On a drizzly Sunday morning my Camino officially began with less composure than I had anticipated, for I hurried through town trying to catch up with those who had set out ahead of me. After about half an hour, my efforts to draw level were rewarded, but I was cautious in my interactions and I didn’t speak to anyone for an hour or two. My first attempt at conversation was with a Japanese man in his seventies. He was with a group, although when I met him they had stretched out and he was walking alone. We proceeded together for a short distance before I acknowledged to myself that I felt ill at ease and I moved on ahead.
Later I met two girls from South Korea and we walked together to Orisson, where we stopped for coffee after quite a strenuous ten-kilometre climb. Outside the bar there were lots of tables and stunning views. So after being served I went outside with my coffee, leaving the girls to decide which cake to choose. As I waited for them to emerge, I covertly searched my rucksack for something of my own to eat, when out of the corner of my eye I noticed the girls walking across the road to the terrace on the other side. I hadn’t expected that, and I didn’t actually want to be on my own, yet I didn’t move to join them. Looking around at the other occupied tables, I observed that I was the only person sitting alone and I began to feel out of place. Shortly afterwards, I waved goodbye to the South Korean girls and left to continue the climb.
Along the route, although I wanted to connect with people, I remained cautious about engaging in conversation. As the day wore on, I realised that the Camino was going to be challenging for me in ways I had hoped not to experience. While most pilgrims observed the practice of wishing each other ‘Buen Camino’ (enjoy it) my greeting was quietly spoken, if at all. Later I had lunch at a rest point which doubled as a Camino census station; actually it might have been more a census station that doubled as a rest point. This consisted of a mobile unit, where a man recorded on a white board the number and nationality of passing pilgrims. Looking closely, I saw that three Irish people had passed before me that day and I fantasised about catching up with them, as I imagined I would feel less alone if I met someone from home.
Although the views across the Pyrénées were at times spectacular, I was more focused on the destination than the journey. I was worried about securing a bed in Roncesvalles, and my anxiety meant that I didn’t take as much rest as I needed. So by the time I arrived I was frustrated by the physical and emotional struggle, and ready to collapse with exhaustion.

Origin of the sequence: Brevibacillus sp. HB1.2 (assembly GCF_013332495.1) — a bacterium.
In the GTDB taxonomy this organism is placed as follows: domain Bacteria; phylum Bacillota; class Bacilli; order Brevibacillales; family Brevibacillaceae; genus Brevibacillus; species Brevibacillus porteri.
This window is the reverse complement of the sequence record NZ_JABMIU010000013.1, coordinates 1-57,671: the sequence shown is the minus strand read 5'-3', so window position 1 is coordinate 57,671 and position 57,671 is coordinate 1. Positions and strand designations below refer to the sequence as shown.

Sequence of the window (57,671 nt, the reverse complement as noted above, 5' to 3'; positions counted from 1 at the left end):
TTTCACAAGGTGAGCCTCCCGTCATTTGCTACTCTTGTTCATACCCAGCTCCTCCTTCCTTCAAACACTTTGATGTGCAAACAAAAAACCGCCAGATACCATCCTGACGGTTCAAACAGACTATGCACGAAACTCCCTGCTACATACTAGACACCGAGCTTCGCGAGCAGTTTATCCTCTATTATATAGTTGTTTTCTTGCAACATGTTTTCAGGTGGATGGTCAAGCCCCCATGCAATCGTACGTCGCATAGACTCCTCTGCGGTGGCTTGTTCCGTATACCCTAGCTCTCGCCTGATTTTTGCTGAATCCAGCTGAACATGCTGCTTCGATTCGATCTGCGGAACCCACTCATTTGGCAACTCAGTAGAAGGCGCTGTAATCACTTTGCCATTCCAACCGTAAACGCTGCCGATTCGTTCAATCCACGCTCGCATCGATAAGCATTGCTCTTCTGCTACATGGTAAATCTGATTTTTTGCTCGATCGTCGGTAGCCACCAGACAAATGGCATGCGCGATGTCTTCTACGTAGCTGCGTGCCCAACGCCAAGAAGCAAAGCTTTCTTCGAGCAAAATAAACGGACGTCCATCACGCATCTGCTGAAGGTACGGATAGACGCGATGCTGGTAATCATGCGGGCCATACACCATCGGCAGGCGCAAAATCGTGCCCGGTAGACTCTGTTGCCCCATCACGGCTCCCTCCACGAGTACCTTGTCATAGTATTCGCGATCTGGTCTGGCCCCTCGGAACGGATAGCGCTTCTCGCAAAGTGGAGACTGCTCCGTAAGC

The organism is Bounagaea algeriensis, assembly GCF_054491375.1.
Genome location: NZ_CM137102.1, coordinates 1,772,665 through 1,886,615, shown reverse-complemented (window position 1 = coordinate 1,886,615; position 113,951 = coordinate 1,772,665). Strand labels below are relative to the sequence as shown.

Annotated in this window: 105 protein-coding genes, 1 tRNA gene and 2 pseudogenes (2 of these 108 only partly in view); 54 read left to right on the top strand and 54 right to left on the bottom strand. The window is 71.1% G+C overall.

At about 4 p.m. I stepped through the albergue doors and into a large, modern facility with a busy reception desk. While I searched for my Camino passport and money, I chatted briefly and distractedly to a French girl I had met in St Jean. At that moment only three things in life mattered. My first priority was to secure a bed for the night. Next on my agenda was my desire to peel off the clothes that were stuck to my body and feel the comfort of a warm shower. Then I wanted to curl up for a nap. All other matters faded into the background.
In Roncesvalles men and women had separate shower facilities, and one became available straight away. Once inside the cubicle, I saw a small shelf for toiletries and a hook for items of clothing. These were then protected from water spray by the shower curtain. When I was ready, I pressed the knob to release the water and stood back in case it was cold, but the water stopped almost as soon as it started. I pressed again and the same thing happened. In fact the water stopped each time on the count of eleven. Showering on the Camino was a functional experience; there wouldn’t be any luxuriating under a stream of hot water for some time.
The large dorm was divided into four-person cubicles and mine was located just outside the men’s bathroom. This turned out to be unfortunate. Although I had earplugs, they were totally ineffective at blocking out the noise that escaped from the hand dryer every time the door opened, so sleep was impossible for me. Plus I was sharing a cubicle with three snoring Spanish men and at least one of them had smelly feet.
Then I considered three possibilities for dinner. I could cook in the lovely kitchen, eat at one of the local hotels serving dinner after Mass, or finish the leftovers in my rucksack. As it turned out cooking wasn’t really an option – the small village didn’t have a local shop, and with nothing to cook, the kitchen remained in pristine condition. I didn’t want to go on my own to a hotel for dinner, and I hadn’t met anyone I wanted to have dinner with either. So I opted for leftovers and went to the dining room to finish my bread, cheese and meat. There, I was joined by the French girl I had met in the foyer earlier, with two young female companions, and I felt envious of her ability to make friends so quickly.
With chores and dinner out of the way, the most difficult part of the day by far was upon me. With nothing to do, no friend to talk to, no distraction to occupy me, and nowhere to go, the remainder of the day felt endless. It was also when I felt most vulnerable and alone. All I could do was wait, firstly for Mass time to arrive, and then after Mass I waited for sleep.